Physicochemical and Bacteriological Quality of Ground Water in the Basin of Gounti Yena Valley in Niamey City (Niger Republic)


The Gounti Yéna valley, the subject of this study, is a tributary of the Niger River, it is the main watercourse that divides the left bank of the city of Niamey into two unequal parts. The surface area of its watershed is estimated at about 62 Km2. The objective of the present study is on the one hand to evaluate the current state of the physico-chemical and bacteriological quality of the water of Gounti Yéna basin, and on the other hand to define the risks of water pollution and its origin in the face of the phenomenon of rising water table of this basin. In order to carry out this work, we proceeded to a study of the evolution of the physicochemical and bacteriological parameters of the water of the basin of Gounti Yéna during the period going from November 2020 to October 2021, at the level of four points of sampling chosen from the upstream to the downstream of the basin. The results obtained showed that the physico-chemical quality of the water in Gounti Yéna basin is influenced by the lithology of the watershed, climatic factors (rainfall and temperature) and anthropic actions. This study also highlighted the presence of fecal contamination in the water of the Gounti Yéna basin, with a greater degree of emphasis during the rainy season. This contamination remains a concern and may constitute a health risk.

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Hado, H. , Adamou, M. , Favreau, G. , Hima, K. , Dano, I. , Amadou, A. and Saidou, N. (2022) Physicochemical and Bacteriological Quality of Ground Water in the Basin of Gounti Yena Valley in Niamey City (Niger Republic). Journal of Water Resource and Protection, 14, 186-220. doi: 10.4236/jwarp.2022.142010.

1. Introduction

Today, the world is facing many challenges, including an ever-increasing population and often anarchic urbanization [1]. It is believed that population growth accompanied by rapid urbanization is causing numerous disturbances to the natural environment.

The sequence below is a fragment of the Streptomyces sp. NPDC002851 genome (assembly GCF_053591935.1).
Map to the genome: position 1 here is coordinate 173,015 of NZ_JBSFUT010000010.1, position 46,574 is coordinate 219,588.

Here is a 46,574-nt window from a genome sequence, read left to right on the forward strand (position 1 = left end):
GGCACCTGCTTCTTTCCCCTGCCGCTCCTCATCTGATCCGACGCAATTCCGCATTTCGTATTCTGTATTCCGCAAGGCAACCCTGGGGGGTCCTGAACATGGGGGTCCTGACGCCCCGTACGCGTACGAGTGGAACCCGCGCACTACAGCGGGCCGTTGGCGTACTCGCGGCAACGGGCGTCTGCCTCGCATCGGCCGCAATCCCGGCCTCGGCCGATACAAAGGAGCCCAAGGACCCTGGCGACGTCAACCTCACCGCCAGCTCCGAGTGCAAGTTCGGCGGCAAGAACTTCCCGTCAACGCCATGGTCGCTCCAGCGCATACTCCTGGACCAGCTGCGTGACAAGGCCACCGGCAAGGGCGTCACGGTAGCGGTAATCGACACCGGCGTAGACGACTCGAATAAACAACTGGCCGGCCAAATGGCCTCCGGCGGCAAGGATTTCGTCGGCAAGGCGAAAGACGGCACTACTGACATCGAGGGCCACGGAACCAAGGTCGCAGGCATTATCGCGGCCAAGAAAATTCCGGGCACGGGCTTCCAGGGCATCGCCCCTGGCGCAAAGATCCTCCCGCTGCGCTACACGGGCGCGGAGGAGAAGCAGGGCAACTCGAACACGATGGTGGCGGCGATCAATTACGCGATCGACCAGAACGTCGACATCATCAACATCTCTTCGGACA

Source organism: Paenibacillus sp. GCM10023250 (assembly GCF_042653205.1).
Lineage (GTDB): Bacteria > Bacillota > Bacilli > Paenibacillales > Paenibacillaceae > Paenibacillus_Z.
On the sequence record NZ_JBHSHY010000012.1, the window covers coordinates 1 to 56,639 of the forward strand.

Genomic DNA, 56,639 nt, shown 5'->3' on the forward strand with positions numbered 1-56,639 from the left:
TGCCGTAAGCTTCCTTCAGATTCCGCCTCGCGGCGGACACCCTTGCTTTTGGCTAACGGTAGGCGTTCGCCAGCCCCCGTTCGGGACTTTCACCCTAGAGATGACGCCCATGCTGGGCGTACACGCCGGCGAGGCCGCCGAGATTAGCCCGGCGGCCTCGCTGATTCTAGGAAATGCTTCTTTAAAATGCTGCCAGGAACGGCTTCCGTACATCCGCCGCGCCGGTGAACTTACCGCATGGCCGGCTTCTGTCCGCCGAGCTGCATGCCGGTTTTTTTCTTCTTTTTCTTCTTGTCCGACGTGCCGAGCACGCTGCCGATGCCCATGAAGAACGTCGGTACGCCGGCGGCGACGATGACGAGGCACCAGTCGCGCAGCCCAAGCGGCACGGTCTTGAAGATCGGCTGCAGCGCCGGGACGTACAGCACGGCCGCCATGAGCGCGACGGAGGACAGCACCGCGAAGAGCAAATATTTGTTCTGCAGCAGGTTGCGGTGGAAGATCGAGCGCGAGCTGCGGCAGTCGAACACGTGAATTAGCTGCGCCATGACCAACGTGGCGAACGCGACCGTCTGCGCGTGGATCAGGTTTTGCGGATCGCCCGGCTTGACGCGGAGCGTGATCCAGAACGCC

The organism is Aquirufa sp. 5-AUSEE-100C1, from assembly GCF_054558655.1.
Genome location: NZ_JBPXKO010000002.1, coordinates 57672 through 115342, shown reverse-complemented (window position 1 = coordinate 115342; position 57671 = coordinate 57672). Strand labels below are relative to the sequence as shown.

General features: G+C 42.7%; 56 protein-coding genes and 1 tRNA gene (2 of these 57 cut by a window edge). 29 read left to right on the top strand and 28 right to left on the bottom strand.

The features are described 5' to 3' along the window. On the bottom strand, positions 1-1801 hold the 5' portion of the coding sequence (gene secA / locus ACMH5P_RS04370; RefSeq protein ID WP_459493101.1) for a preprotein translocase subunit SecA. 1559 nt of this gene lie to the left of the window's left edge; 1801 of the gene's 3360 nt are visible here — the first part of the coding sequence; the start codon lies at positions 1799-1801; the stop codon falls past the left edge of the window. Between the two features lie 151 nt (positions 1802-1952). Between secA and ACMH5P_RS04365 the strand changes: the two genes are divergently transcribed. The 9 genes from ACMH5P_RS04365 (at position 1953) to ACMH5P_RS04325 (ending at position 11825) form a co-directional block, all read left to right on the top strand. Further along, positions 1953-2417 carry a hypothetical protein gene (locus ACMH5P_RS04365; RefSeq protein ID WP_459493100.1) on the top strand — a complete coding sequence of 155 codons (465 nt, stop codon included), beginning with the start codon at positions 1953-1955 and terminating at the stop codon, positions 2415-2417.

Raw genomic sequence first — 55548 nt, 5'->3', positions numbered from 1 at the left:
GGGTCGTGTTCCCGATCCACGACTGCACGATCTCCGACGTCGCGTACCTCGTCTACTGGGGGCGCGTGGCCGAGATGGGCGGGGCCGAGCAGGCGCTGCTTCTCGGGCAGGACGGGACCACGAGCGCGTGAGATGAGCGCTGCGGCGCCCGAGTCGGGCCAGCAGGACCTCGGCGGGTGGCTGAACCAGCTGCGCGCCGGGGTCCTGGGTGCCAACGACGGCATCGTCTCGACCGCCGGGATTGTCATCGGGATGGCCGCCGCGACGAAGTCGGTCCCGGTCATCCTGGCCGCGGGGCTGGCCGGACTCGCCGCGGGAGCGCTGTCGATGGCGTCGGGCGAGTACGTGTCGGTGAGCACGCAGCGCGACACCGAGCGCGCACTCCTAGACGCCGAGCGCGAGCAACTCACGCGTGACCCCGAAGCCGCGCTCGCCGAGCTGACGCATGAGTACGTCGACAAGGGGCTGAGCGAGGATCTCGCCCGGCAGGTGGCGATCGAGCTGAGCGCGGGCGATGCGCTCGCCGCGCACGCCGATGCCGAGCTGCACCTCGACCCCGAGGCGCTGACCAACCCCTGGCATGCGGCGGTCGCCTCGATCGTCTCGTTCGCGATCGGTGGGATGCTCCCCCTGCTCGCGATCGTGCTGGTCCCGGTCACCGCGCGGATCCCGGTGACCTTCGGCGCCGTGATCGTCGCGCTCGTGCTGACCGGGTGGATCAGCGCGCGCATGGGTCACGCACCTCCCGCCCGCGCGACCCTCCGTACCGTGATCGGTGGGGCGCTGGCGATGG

Not a single region of the world is immune to meteorological mood swings, only, depending on certain parameters such as their geographical position, their geological and geomorphological nature some are more exposed than others. In the Sahel, one of the parameters of climate change is an exacerbation of climatic hazards, including floods. For several decades, the populations of West African cities have been confronted with flooding problems. The causes of flooding in the various African cities are almost everywhere the same. They are always caused by climate change, accentuated by the effects of demography, the anarchic expansion of cities, the lack of drainage systems, deforestation, etc. In Niger, floods are now at the heart of the disaster risks faced by the country. They are the second most common natural disaster after droughts. Floods are not a new phenomenon in Niger because, since the beginning of the 1990s, there has been an increase in floods throughout the country. These can take many forms, including rising water tables and runoff due to climate change and anthropogenic effects. In the city of Niamey, there are three types of flooding [2].

Pluvial floods due to the recording of heavy rains in the city of Niamey. These floods affect almost all the districts of the capital due to the inadequacy or lack of a sewerage system.

River flooding: this is observed in the districts along the river, below 180 m in altitude. They occur most often during periods of flooding, which are of two types (local flooding and Guinean flooding).

Floods due to the rise of the water table or floods. In the city of Niamey, there are sectors that are flooded 12 months out of 12, particularly in the SONUCI, Dar-Es-Salam, Bobiel and Foulan Koira districts. These floods are due to the rising water table on the surface.

In Niamey, rainfall is characterized by great variability in space and time, from one year to the next and according to dry or wet periods [2]. In addition to these variabilities, the modification of the vegetation cover disrupts the distribution of water at the surface and in the soil. If the aquifers of CT1 and CT2 seem hydraulically not very active, the surface water table (CT3). On the contrary, it is regularly fed by the rains and the volumes circulating in it are much greater than in the levels below Niamey. For example, on the slopes and lowlands of southwestern Niger, the replacement of the natural savannah by millet crops has had a triple action favoring runoff, the concentration of runoff in the lowlands and then the recharge of the water table, which is multiplied by ten [3] [4].